Lendl exits in a hurry


WIMBLEDON, England -- Because of Ivan Lendl's obsession to win his first Wimbledon title, he has become a favorite here. Every year he receives fan mail wishing him well. The only mail he will get after yesterday is sympathy letters.

Unseeded American David Wheaton's 6-3, 3-6, 7-6 (8-6), 6-3 victory over No. 3 seed Lendl in the third round of the 105th Lawn Tennis Championships marks Lendl's earliest exit in a Grand Slam since 1981.

It was the only major upset of the day as Boris Becker, Andre Agassi, Guy Forget, Steffi Graf, Gabriela Sabatini, Martina Navratilova, Zina Garrison and Jennifer Capriati advanced. In mild upsets, unseeded Christian Bergstrom beat No. 15 seed Brad Gilbert, and eighth-seeded Katerina Maleeva lost to Laura Gildemeister.

No one had any reason to believe Lendl, an eight-time Grand Slam champion, would win Wimbledon this year. But a trip to the semifinals was expected.

Because Lendl seldom shows his emotions, it was difficult to read his frustration after his loss to Wheaton.

"I'm always disappointed when I lose," Lendl said. "I'm not angry unless I throw it away or something happens that I don't think is right. But I was beaten fair and square."

Wheaton, 22, a runner-up to Stefan Edberg two weeks ago at Queen's Club, advanced to the round of 16 for the second consecutive year. Last year, he lost to Gilbert, 13-11, in the fifth set.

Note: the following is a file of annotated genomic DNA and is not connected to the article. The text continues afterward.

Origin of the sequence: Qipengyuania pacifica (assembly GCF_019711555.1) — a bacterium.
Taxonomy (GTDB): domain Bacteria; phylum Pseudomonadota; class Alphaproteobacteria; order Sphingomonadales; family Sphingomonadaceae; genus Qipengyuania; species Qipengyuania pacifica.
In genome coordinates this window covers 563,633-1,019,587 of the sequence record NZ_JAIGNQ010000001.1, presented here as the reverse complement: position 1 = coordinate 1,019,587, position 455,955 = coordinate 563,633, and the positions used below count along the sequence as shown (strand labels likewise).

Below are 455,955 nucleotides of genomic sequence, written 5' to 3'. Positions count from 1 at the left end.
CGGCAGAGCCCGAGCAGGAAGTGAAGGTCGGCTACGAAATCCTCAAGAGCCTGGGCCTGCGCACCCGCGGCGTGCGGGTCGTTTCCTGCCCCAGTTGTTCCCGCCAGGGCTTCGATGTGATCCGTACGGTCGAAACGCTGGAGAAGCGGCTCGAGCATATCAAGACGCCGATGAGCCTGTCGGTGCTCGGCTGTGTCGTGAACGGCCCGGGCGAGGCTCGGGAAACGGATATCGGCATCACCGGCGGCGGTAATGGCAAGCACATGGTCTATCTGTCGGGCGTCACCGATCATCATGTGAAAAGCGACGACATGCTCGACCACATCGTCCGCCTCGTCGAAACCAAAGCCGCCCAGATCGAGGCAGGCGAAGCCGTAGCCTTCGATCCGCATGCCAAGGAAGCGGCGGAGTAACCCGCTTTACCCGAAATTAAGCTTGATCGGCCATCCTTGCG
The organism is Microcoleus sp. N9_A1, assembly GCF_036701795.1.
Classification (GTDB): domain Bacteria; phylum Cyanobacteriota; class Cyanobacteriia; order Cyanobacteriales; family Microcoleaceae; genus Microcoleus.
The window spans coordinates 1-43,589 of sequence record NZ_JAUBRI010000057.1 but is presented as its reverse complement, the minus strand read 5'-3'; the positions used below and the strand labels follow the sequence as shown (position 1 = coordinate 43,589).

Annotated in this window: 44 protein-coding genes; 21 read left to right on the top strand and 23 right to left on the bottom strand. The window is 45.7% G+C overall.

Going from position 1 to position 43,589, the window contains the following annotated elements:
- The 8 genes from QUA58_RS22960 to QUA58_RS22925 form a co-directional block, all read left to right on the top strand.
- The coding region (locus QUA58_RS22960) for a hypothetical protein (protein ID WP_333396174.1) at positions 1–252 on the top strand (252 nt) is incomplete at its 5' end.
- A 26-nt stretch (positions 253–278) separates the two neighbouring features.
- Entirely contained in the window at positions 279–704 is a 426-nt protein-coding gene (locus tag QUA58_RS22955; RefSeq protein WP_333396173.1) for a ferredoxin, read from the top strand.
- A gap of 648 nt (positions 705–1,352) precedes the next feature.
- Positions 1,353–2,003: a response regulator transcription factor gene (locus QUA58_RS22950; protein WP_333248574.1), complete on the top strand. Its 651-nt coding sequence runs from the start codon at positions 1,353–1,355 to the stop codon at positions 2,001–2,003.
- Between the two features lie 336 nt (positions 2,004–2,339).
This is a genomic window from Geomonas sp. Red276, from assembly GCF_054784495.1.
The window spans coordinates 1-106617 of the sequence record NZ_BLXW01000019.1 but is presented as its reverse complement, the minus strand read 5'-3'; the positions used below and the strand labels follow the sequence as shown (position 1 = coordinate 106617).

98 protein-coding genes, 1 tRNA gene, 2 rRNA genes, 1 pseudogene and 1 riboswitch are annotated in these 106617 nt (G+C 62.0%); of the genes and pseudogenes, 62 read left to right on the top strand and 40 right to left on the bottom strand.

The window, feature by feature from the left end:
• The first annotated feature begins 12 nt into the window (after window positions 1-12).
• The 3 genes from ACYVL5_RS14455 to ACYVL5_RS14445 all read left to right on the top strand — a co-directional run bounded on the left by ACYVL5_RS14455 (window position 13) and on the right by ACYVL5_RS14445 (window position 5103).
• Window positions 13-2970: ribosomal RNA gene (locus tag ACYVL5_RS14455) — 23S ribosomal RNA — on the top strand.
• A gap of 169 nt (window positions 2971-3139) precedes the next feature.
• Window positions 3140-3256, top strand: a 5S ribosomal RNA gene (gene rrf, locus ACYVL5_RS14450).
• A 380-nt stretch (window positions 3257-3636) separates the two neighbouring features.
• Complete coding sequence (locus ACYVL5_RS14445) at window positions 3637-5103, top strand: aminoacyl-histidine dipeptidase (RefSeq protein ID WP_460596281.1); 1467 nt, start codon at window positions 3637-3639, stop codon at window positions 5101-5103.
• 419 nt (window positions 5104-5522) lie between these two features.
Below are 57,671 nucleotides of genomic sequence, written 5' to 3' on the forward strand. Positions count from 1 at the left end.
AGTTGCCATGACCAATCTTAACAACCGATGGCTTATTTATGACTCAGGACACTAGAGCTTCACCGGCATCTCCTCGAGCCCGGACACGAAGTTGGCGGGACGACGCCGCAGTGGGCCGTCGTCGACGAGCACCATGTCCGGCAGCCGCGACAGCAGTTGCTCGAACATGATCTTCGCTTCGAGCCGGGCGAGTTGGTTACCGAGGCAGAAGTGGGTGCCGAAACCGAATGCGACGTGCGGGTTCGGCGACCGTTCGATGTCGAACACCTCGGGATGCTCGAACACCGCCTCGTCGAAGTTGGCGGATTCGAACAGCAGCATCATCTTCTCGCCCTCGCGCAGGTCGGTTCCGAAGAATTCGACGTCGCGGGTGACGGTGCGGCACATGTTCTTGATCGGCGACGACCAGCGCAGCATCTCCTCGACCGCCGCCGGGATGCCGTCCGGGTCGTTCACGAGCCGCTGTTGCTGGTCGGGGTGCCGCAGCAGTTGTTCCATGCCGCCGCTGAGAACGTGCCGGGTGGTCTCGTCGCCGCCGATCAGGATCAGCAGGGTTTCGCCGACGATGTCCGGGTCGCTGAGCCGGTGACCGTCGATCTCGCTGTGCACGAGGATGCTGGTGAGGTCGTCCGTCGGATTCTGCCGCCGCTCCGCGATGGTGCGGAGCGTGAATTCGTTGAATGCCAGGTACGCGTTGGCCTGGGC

The Minnesota resident had experienced little success in Grand Slams this year, losing in the first round of the French and Australian opens. He expressed no sympathy for ruining Lendl's dream.

"I don't want to think of it that way," Wheaton said. "Feeling for my opponent is something I'll think about maybe after I retire

Lendl refused to feel counted out.

"I always felt and still feel that if you come close enough times, that one day has to be your day," said Lendl, 31.

Other great players also have never won Wimbledon, including Guillermo Vilas and Ken Rosewall. Vilas was often a first-round loser but did reach the quarterfinals twice. Rosewall, who only played Wimbledon six times, was a runner-up twice and semifinalist once.

During the last eight years here, Lendl was a semifinalist five times and runner-up twice. His loss to Wheaton was his worst Grand Slam showing in 35 appearances since a first-round loss here in 1981.

"I just had a terrible trip to Europe," said Lendl.

After losing in the second round of a tournament in Hamburg, Germany, to unheralded Renzo Furlan in May, he underwent surgery on his left thumb to remove scar tissue. He skipped the French Open. Some questioned his true desire to play in Paris, rather than prepare for the grass court season.

But he never got going.

A 2-2 mark on grass this year is his worst since 1981.

Wheaton, who reached a career-high No. 20 ranking on June 17, simply played the bigger points better than Lendl. Lendl squandered 12 of his 14 break-point chances and only broke Wheaton twice. Wheaton capitalized on five of his eight break-point opportunities.

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